financial instruments

The clean energy transition represents a key opportunity for public authorities, investors and businesses to unlock financing for Smart Buildings and address the needs of European citizens while driving the energy transition forward.  
Post date: 20 Nov 2018
Type: Publication

ELENA provides grants for technical assistance focused on the implementation of energy efficiency, distributed renewable energy and urban transport projects and programmes.   The grant can be used to finance costs related to feasibility and market studies, programme structuring, business plans, energy audits and financial structuring, as well as to the preparation of tendering procedures, contractual arrangements and project implementation units.  
Post date: 20 Nov 2018
Type: Link

Dublin City Council awarded its first Energy Performance Contract (EPC) project to Noel Lawler Green Energy Solutions in July 2016, working closely with Dublin’s Energy Agency Codema in procuring this contract to upgrade three of its Sports and Fitness Facilities. The project was supported under the SEAI National Energy Services Framework, as well as the European project EESI2020, co-funded under H2020.  
Post date: 20 Nov 2018
Type: Case

Based on needs assessments and good practices analysis, the PUBLENEF partners developed policy roadmaps in 12 cities and regions from across Europe to implement energy efficiency pathways towards sustainability. In the frame of the European Week of Regions and Cities, a dedicated conference explored the capacity of local and regional authorities to lead the transition to an energy efficient society.
Post date: 14 Nov 2018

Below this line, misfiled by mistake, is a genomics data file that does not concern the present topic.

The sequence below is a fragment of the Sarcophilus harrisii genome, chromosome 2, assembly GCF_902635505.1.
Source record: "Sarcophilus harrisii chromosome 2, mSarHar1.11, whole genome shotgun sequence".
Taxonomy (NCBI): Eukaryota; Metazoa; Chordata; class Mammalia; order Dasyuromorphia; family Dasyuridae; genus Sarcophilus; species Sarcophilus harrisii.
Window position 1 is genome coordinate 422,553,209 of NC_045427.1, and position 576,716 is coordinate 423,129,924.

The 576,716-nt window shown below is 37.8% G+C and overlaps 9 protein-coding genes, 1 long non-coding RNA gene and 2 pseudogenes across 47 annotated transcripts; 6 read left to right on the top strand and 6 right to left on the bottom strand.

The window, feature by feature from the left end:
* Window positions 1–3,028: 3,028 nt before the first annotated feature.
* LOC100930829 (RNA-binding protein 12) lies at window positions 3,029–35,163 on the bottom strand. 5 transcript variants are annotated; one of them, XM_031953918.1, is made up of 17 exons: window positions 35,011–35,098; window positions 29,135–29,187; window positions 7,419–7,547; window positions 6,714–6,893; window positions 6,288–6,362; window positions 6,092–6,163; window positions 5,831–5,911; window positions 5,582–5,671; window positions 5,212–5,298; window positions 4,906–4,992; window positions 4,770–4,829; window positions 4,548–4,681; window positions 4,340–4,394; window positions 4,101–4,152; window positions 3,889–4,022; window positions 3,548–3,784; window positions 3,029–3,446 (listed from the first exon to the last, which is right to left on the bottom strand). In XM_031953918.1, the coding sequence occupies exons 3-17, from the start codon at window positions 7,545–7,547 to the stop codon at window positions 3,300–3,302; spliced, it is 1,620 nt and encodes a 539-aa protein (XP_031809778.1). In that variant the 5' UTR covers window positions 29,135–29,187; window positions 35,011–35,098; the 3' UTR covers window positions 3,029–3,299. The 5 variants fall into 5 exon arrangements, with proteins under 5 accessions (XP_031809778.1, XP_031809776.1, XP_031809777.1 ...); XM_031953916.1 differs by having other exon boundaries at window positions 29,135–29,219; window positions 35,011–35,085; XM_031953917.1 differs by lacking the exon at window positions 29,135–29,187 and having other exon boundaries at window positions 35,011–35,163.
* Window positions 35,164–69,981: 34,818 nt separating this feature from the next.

Type: Publication

Funded by the EU’s Horizon 2020 programme, the QualitEE project aims to increase investment in energy efficiency services in the building sector within the EU and improve trust in service providers. This will be achieved by developing quality assessment criteria and implementing quality assurance schemes. QualitEE builds upon the Transparense project, which established the European Code of Conduct for Energy Performance Contracting in 2014.
Post date: 14 Nov 2018
Type: Publication

What are ‘green mortgages’? At the moment, there is no universal definition of green mortgages, but they usually refer to mortgages on energy efficient homes. It might be useful to expand this definition to include climate resilience as well as energy efficiency. The reasoning behind promoting green mortgages is that owners of energy-efficient homes might be less likely to default on their payments. Since energy efficiency lowers energy use, energy-efficient homes should have lower bills.
Post date: 6 Nov 2018
Type: News

BiH has around 7,600 public buildings, including 2,908 in Republika Srpska and 4,419 in the Federation of BiH (FBiH), which are estimated to require energy efficiency investments of between EUR 350 million and EUR 510 million.   Energy efficiency investments under the project refer to retrofits of school and hospital buildings across BiH to secure cleaner and more efficient heating, improved thermal insulation, better lighting, and an overall improvement of conditions in the buildings, the World Bank said.  
Post date: 6 Nov 2018
Type: News

In 2010, the energy efficiency of housing had been improving significantly in Lithuania over the previous ten years in part as a result of the JESSICA I program to implement energy efficiency renovations.  
Post date: 24 Oct 2018
Type: Case

On Friday 28 September, the European Commission, in partnership with the UN Environment Finance Initiative, has organized a webinar to illustrate the Investor’s Perspective in Financing Energy Efficiency 2018.   During the webinar have been examined the proficient relations between banks, investors, building owners, and asset managers in order to reach the 2030 climate and energy targets through an extensive involvement of the private sector.  
Post date: 24 Oct 2018
Type: News

Securing funds for renovating hospitals, schools and other large public buildings to reduce their energy consumption is not easy for public authorities in the Mediterranean area. Indeed, public bodies cannot afford the high costs of deep renovation so they need to attract private investors. However, the poor financial prospects of such projects - long payback time and low internal rates of return (IRR) – makes the investment unappealing for the private sector.  
Post date: 24 Oct 2018
Type: Tool